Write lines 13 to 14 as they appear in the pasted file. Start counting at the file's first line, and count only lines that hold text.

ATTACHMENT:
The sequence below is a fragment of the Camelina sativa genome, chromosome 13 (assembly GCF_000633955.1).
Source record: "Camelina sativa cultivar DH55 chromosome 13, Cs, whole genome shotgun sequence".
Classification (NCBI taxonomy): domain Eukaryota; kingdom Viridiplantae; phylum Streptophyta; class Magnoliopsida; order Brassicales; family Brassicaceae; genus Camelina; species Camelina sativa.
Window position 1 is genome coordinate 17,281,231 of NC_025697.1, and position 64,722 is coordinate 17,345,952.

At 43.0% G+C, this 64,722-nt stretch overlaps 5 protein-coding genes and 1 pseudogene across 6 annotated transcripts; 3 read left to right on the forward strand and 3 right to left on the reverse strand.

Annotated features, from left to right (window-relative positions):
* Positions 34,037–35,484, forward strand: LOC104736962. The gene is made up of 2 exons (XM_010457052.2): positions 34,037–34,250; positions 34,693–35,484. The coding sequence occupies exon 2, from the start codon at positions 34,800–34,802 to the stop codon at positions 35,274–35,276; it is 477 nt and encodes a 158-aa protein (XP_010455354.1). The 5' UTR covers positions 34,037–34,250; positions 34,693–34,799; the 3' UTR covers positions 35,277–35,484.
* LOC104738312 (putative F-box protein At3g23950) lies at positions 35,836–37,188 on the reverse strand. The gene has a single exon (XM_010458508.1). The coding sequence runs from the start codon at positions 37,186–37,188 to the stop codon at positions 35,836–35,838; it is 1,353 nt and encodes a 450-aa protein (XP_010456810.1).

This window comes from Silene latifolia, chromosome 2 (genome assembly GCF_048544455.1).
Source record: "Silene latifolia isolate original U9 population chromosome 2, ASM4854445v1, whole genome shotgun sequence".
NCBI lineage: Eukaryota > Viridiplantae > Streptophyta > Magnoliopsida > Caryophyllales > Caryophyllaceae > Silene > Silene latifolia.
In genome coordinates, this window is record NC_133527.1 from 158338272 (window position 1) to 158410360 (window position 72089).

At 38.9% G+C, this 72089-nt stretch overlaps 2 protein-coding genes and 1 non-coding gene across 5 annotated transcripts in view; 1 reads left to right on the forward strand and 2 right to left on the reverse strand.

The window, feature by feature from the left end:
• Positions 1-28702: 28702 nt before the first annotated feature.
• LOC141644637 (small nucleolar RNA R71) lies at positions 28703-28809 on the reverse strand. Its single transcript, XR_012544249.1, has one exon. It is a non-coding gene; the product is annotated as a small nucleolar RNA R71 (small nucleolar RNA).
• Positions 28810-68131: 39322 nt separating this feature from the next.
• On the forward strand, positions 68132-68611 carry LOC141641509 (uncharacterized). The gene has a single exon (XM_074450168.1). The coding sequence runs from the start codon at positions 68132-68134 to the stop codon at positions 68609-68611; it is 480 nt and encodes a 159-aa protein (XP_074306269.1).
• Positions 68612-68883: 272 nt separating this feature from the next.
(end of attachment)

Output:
At 38.9% G+C, this 72089-nt stretch overlaps 2 protein-coding genes and 1 non-coding gene across 5 annotated transcripts in view; 1 reads left to right on the forward strand and 2 right to left on the reverse strand.

The window, feature by feature from the left end: